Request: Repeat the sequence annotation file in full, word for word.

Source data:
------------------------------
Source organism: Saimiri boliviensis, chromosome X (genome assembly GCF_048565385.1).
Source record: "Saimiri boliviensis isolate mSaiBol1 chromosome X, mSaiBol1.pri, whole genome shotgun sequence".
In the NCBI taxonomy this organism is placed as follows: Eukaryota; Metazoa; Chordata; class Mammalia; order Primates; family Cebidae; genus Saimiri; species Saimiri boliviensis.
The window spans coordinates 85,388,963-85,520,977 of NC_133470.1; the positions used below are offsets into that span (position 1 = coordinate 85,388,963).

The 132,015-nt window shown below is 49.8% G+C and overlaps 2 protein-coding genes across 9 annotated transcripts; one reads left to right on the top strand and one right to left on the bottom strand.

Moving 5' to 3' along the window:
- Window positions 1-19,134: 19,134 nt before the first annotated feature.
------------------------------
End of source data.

Source organism: Saimiri boliviensis, chromosome X (genome assembly GCF_048565385.1).
Source record: "Saimiri boliviensis isolate mSaiBol1 chromosome X, mSaiBol1.pri, whole genome shotgun sequence".
In the NCBI taxonomy this organism is placed as follows: Eukaryota; Metazoa; Chordata; class Mammalia; order Primates; family Cebidae; genus Saimiri; species Saimiri boliviensis.
The window spans coordinates 85,388,963-85,520,977 of NC_133470.1; the positions used below are offsets into that span (position 1 = coordinate 85,388,963).

The 132,015-nt window shown below is 49.8% G+C and overlaps 2 protein-coding genes across 9 annotated transcripts; one reads left to right on the top strand and one right to left on the bottom strand.

Moving 5' to 3' along the window:
- Window positions 1-19,134: 19,134 nt before the first annotated feature.